9. Clear the Path
The GamePad holder assists the other players, by dropping in more health or destroying obstacles. It’s like clearing the brush for the other players, so they can move easier.  This adds a  new twist to coop play.

10. Shuffleboard
This is a very fun control mechanic that feels like you’re sliding coins across a slippery surface to hit a target.

11. Sling Shot
If Angry Birds were on the Wii U, you could use the GamePad to “pull back” on the screen, increasing the tension of the sling shot, and then lifting your finger to release, simulating a bow and arrow, or sling shot. It is a fun and powerful feeling.

12. Artist’s Pallette
For doodling or putting a graphic idea into a game like Pictionary, the GamePad can serve up a set of paint and drawing tools, reserving the entire area of the big screen as your canvas.

13. Game Level Editor
In Scribblenauts Unlimited (Warner Bros.), the GamePad is used to offer a specialized set of tools which can be used to adjust the game automatically.

14. QWERTY Keyboard
Text entry has always been a problem for video game consoles. The 6.2 inch screen on the GamePad can double as a temporary QWERTY keyboard, when needed.

15. Photo Booth
Because the Wii U GamePad has a front-facing camera and a microphone, it can be used to take a snapshot of your face for use in an avatar or for synchronous communication with another player.

16. Telephone (FaceTime or Skype)
Stereo speakers and the microphone, combined with the Wii U’s Wi-Fi connection make it possible to connect with anyone at any time. It has not been confirmed that Skype will work with the Wii U, however it seems logical that “Skype-like” features could be a popular Wii U feature.

17. Panorama View
The GamePad controller has everything you need to turn your living room into a double decker London tour bus, so you feel like you’re someplace else, in the first person. You can adjust the level of zoom with the analog stick.

These are just some of the new interaction techniques that will continue to influence the ever-changing word “screen.”     We also know that screens today are a lot easier to move across the room.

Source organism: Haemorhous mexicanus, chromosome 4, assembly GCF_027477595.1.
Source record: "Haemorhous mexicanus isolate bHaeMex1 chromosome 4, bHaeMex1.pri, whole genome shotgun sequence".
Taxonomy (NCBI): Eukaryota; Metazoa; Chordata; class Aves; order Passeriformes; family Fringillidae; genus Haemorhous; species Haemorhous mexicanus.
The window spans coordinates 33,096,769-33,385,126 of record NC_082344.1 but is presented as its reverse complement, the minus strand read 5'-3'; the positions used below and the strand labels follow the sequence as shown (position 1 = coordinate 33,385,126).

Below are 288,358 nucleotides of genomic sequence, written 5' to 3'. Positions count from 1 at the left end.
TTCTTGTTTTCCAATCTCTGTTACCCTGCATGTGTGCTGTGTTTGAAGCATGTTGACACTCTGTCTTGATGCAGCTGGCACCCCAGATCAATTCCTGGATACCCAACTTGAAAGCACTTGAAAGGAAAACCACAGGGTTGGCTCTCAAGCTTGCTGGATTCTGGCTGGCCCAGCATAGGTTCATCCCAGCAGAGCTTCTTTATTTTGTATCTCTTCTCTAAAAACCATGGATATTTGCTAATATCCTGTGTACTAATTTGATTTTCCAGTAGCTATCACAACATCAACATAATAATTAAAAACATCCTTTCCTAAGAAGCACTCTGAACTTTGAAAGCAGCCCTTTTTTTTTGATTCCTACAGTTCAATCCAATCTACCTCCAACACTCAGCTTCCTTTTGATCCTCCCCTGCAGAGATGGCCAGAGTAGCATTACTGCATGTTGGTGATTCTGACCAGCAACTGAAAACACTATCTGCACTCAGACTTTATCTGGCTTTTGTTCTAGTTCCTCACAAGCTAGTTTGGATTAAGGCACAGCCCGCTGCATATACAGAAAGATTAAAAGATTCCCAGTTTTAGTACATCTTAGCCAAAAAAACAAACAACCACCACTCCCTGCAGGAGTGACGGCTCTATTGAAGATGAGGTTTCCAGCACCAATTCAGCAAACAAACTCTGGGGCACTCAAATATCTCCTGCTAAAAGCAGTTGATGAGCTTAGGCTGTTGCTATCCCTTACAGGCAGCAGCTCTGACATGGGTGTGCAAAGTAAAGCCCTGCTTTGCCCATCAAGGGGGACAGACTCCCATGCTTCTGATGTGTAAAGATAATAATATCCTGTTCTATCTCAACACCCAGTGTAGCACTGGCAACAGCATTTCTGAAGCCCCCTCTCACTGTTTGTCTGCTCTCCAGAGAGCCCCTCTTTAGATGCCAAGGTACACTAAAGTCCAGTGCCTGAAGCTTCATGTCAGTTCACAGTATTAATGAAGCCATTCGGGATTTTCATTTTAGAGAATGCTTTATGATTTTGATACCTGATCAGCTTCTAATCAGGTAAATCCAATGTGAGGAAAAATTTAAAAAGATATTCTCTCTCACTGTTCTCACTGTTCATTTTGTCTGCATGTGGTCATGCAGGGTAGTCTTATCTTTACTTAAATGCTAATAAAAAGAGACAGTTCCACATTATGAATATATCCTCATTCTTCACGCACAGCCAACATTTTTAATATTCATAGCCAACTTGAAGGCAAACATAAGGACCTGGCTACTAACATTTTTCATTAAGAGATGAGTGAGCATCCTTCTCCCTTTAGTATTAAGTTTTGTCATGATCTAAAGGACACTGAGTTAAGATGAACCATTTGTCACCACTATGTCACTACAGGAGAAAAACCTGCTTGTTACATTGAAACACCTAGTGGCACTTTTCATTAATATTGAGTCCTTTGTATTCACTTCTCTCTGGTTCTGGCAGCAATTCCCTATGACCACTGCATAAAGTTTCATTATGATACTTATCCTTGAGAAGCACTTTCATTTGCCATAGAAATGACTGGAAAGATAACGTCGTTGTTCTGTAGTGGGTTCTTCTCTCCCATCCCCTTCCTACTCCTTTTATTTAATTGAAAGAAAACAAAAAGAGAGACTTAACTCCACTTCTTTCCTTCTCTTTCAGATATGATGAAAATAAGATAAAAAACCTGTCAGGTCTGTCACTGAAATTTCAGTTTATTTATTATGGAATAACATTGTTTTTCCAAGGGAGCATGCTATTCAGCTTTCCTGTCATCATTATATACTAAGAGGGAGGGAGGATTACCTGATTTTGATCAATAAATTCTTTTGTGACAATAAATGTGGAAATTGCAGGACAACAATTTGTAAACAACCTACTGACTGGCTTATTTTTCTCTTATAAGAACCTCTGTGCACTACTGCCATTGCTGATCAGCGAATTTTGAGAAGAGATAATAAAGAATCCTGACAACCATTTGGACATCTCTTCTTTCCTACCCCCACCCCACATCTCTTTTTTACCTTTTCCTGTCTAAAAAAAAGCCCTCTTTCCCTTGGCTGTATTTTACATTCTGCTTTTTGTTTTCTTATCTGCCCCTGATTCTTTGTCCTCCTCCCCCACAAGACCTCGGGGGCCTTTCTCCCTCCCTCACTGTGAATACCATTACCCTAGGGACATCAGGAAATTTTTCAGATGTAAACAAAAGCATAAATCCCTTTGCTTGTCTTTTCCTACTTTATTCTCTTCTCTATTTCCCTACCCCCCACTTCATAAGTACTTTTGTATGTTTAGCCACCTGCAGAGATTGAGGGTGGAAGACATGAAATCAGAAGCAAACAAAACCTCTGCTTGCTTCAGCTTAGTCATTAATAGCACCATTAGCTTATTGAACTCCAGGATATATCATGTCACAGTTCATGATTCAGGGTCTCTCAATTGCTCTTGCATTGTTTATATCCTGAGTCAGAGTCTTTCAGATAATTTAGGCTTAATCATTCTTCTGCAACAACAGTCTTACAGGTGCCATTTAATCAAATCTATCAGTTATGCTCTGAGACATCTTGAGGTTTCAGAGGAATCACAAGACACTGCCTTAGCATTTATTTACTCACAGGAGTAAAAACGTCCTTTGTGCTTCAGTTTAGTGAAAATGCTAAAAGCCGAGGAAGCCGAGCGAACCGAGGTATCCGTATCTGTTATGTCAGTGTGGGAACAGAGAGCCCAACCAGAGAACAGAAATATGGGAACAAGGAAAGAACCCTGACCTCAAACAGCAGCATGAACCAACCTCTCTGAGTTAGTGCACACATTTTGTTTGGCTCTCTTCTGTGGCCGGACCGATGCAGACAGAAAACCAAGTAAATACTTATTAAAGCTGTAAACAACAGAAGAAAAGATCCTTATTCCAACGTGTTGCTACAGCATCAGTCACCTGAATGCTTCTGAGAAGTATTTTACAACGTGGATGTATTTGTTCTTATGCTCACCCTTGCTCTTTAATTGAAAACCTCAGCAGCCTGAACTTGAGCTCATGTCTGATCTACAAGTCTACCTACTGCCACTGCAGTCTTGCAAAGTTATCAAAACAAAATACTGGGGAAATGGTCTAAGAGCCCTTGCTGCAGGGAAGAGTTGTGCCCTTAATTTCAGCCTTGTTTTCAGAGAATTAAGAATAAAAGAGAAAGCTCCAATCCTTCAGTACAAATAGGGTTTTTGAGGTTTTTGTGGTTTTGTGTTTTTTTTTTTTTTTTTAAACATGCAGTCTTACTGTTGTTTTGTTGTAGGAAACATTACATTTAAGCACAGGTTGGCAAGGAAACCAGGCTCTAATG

Wii U Fact Sheet

  • Launches: Holiday 2012. The actual date is a surprise, Nintendo style.
  • Size: 1.8 inches high, 10.5 inches deep and 6.8 inches long.
  • Weight:  3.41 pounds (1.5 kg).
  • Appearance: The Wii U game unit is about the size of a large, old-fashioned CD-ROM drive.
  • Wii U GamePad: The Wii U GamePad controller creates a second window into the interactive world. That “window” is a clear 6.2-inch, 16:9 aspect ratio LCD touch screen, as well as traditional button controls and two analog sticks. Inputs include a +Control Pad, L/R sticks, L/R stick buttons, A/B/X/Y buttons, L/R buttons, ZL/ZR buttons, Power button, HOME button, -/SELECT button, +/START button, and TV CONTROL button. The GamePad also includes motion control (powered by an accelerometer, gyroscope and geomagnetic sensor), a front-facing camera, a microphone, stereo speakers, rumble features, a sensor bar, an included stylus and support for Near Field Communication (NFC) functionality. It is powered by a rechargeable lithium-ion battery and weighs approximately 1.1 pounds (500 g).
  • Other Controllers: The Wii U console is capable of supporting two Wii U GamePad controllers and up to four Wii Remote (or Wii Remote Plus) controllers or Wii U Pro Controllers. Older Wii accessories such as the Nunchuk, Classic Controller and Wii Balance Board will also work.
  • CPU (Central Processing Unit): IBM Power-based multi-core processor.
  • GPU (Graphics Processing Unit): AMD Radeon-based High Definition GPU.
  • Storage: Wii U uses internal flash memory. It also supports SD memory cards and external USB storage.
  • Media: Both new Wii U disks and older Wii optical discs.
  • Video Output: Supports 1080p, 1080i, 720p, 480p and 480i. Compatible cables include HDMI, Wii D-Terminal, Wii Component Video, Wii RGB, Wii S-Video Stereo AV and Wii AV.
  • Audio Output: Uses six-channel PCM linear output via HDMI connector, or analog output via the AV Multi Out connector.
  • Networking: Wii U can access the Internet via wireless (IEEE 802.11b/g/n) connection. The console features four USB 2.0 connectors – two in the front and two in the rear – that support Wii LAN Adapters.
  • Wii Compatibility: According to Nintendo, “nearly all Wii software and accessories can be used with Wii U.”

Wii U Planned Release Titles

According to Nintendo’s Press site, these titles will be available the day that the Wii U system launches.

  • 2K Sports
  • NBA 2K13
  • D3Publisher
  • Ben 10: Omniverse
  • Family Party: 30 Great Games (working title)
  • Rise of the Guardians: The Video Game
  • Electronic Arts
  • Mass Effect 3
  • Maximum Games
  • Jett Tailfin
  • NAMCO BANDAI
  • TANK! TANK! TANK!
  • TEKKEN TAG TOURNAMENT™ 2 (working title)
  • Nintendo
  • LEGO City: Undercover
  • New Super Mario Bros.™ U
  • NINJA GAIDEN™ 3: Razor’s Edge
  • Nintendo Land
  • SiNG (working title)
  • Wii U Panorama View (working title)
  • Game & Wario (working title)
  • Pikmin 3
  • Project P-100 (working title)
  • Wii Fit U
  • SEGA
  • Aliens: Colonial Marines
  • Sonic & All-Stars Racing Transformed
  • THQ
  • Darksiders II
  • Ubisoft
  • Assassin’s Creed III
  • Just Dance 4
  • Marvel Avengers: Battle for Earth
  • Rabbids Land
  • Sports Connection
  • Your Shape: Fitness Evolved 2013
  • ZombiU
  • Rayman Legends
  • Warner Bros. Interactive Entertainment
  • Scribblenauts Unlimited
  • Batman: Arkham City Armored Edition
  • Broken Rules
  • Chasing Aurora
  • Frozenbyte
  • Trine 2™: Director’s Cut
  • Gaijin Games
  • Runner2: Future Legend of Rhythm Alien
  • Nicalis
  • Aban Hawkins & the 1,001 Spikes
  • Pwnee Studios
  • Cloudberry Kingdom
Filed in: Ages, Research